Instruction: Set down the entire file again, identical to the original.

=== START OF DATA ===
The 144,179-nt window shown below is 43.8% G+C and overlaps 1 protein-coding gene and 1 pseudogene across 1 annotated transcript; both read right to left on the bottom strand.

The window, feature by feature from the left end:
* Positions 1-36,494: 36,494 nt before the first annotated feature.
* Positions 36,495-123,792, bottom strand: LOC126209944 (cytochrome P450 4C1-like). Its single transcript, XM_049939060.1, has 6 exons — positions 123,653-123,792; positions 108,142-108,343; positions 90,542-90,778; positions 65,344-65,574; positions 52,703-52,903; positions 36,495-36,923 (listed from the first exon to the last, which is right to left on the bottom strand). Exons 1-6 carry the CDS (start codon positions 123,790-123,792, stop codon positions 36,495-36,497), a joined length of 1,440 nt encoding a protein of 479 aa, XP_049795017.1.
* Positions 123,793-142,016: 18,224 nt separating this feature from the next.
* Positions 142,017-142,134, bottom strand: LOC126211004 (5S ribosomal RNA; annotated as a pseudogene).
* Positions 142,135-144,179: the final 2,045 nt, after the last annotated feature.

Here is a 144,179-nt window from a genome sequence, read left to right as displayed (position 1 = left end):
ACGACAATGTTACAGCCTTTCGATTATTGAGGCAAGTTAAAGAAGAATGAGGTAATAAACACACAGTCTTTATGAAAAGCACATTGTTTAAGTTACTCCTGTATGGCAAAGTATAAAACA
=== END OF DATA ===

The 144,179-nt window shown below is 43.8% G+C and overlaps 1 protein-coding gene and 1 pseudogene across 1 annotated transcript; both read right to left on the bottom strand.

The window, feature by feature from the left end:
* Positions 1-36,494: 36,494 nt before the first annotated feature.
* Positions 36,495-123,792, bottom strand: LOC126209944 (cytochrome P450 4C1-like). Its single transcript, XM_049939060.1, has 6 exons — positions 123,653-123,792; positions 108,142-108,343; positions 90,542-90,778; positions 65,344-65,574; positions 52,703-52,903; positions 36,495-36,923 (listed from the first exon to the last, which is right to left on the bottom strand). Exons 1-6 carry the CDS (start codon positions 123,790-123,792, stop codon positions 36,495-36,497), a joined length of 1,440 nt encoding a protein of 479 aa, XP_049795017.1.
* Positions 123,793-142,016: 18,224 nt separating this feature from the next.
* Positions 142,017-142,134, bottom strand: LOC126211004 (5S ribosomal RNA; annotated as a pseudogene).
* Positions 142,135-144,179: the final 2,045 nt, after the last annotated feature.

Here is a 144,179-nt window from a genome sequence, read left to right as displayed (position 1 = left end):
ACGACAATGTTACAGCCTTTCGATTATTGAGGCAAGTTAAAGAAGAATGAGGTAATAAACACACAGTCTTTATGAAAAGCACATTGTTTAAGTTACTCCTGTATGGCAAAGTATAAAACA